Summertime, and the living is easy. Add this one to the list of things business owners never say. For them, summertime is the season of extended employee vacations, long weekends, relaxed work attire, Friday afternoon ghost towns and the dreaded last-minute beach day.
Finding the right formula for managing employee time off during the warmer months -- especially in northern cities -- is like a favorite summertime cocktail: one part planned vacation, one part ad hoc request, with a dash of playing hooky. And, like a bartender's signature drink, you as a business owner are often asked to serve the same request to multiple people at once.
But with proper planning, open employee communications and a little technology, summertime staffing can at least be a little easier. With summer in full swing, here are five tips to help prep for vacation season while avoiding productivity fireworks:
1. Offer paid time off and have a formal policy
This one seems like a no-brainer, but many small business owners miss this step. Of course, without the luxury of an HR department, it's understandable. You'll need to carve out time to put on your HR hat and develop the company's formal policy.
This policy should ideally be in written form and clear to understand. It should also be fair and consistent. In the policy, consider offering unpaid time off as well for those ad hoc requests. If all these options are available to your employees, you can stick to the policy to help avoid the disruption and loss of productivity caused by playing hooky at the beach.
2. Urge your employees to take their time off and recharge
Once the plan is in place and your employees put in for time off, don't disrupt their vacation or expect them to be available at the drop of a hat. Just the opposite: Urge them to take their earned vacation time, disconnect, relax and come back fully charged. The work will be waiting for them when they get back.
If your staff has the ability to work remotely, consider implementing flexible summer time hours. You can rotate the schedule between co-workers to ensure the company has full business coverage while offering a nice perk to attract and retain good employees. For critical and hourly workers who don't have this luxury, schedule flexible time off with potential overtime opportunities in mind for later.
3. Encourage employee communication
Without fail, most employees will want the same days off in summer. Whether it's extending a long Labor Day weekend, or maybe even planning a trip together, encouraging open communication can help avoid people scrapping last minute for those coveted days off.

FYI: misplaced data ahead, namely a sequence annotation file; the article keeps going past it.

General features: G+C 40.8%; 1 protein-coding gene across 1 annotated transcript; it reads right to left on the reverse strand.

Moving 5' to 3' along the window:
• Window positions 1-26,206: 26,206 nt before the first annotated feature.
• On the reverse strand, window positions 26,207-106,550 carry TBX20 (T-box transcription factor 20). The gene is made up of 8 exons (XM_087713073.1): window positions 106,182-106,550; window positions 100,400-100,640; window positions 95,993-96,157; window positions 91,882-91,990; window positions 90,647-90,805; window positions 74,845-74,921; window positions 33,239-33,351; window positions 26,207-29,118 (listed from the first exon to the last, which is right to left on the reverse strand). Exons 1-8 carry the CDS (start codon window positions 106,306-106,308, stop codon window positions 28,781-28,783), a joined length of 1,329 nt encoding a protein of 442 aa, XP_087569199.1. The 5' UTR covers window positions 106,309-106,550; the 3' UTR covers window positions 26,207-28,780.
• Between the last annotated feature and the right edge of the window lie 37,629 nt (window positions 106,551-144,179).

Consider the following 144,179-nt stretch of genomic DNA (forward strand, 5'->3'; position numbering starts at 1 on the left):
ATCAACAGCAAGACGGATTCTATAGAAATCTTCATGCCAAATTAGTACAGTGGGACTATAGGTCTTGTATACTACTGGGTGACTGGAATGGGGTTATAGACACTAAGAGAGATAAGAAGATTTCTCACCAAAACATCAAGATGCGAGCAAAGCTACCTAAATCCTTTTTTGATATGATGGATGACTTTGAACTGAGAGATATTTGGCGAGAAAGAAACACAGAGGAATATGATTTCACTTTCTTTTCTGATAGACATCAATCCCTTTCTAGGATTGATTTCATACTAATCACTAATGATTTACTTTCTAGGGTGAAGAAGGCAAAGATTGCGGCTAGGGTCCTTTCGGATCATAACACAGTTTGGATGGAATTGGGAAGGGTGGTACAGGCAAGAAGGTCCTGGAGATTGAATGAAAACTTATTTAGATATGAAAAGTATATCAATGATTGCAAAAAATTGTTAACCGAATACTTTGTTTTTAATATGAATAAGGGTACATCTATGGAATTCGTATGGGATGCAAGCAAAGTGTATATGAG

Encourage your team to help you anticipate potential vacancy issues that can hurt the business by updating everyone on project status, finishing key initiatives before taking off for vacation and leaving behind a "While I'm Out" list that includes internal and external stakeholder needs.
With a clear time-off policy coupled with an organized time and attendance procedure, hourly workers who need extra cash for their own summer vacation planning have the opportunity to pick up potential shifts if they know their coworkers will be away.
4. Plan major initiatives/sales/launches around summer vacation
Unless you're a restaurant owner on the boardwalk or boutique that specializes in selling Americana, the Memorial Day, 4th of July and Labor Day holidays are probably not the best times to launch a new product, rollout a new policy, or kickoff a new campaign. Resources will be scarce, so plan major work initiatives with the higher rate of vacationing workers in mind.
If you're using a workforce management system for your business, use the data you've gathered to understand historical absence trends during the summer season. Take it a step further and look into labor analytics and scheduling tools to assess the impact of requested vacation time and adjust schedules accordingly.
If you interrupt employee vacation time with impromptu big initiative requests or mandate that they come in to cover a shift, the morale and dedication points you lose that day will often outweigh the loss in productivity you would have otherwise incurred. Consider employees' preferences as you schedule shifts on high demand vacation days. Some of your employees will happily cover these shifts in return for extra income or time off at other times of the year.
5. Give yourself some independence, too
And don't forget time for yourself and your family. We all know small business owners work a 24-hour workday. After all, "I am on vacation," is another term business owners never say. But recent data indicates maybe this trend is changing.
American Express' recent Small Business Monitor survey says that 60 percent of respondents plan to take a one-week vacation this summer. This is the highest percentage since 2006.
Aside from taking time to recharge your mind, taking time off is beneficial from a pure business perspective. Treat it as a test run for your employees for those future emergencies when you actually can't make it in to work. While it might be hard to let go, consider that your competent employees should be able to handle 90 to 95 percent of operations. Can they?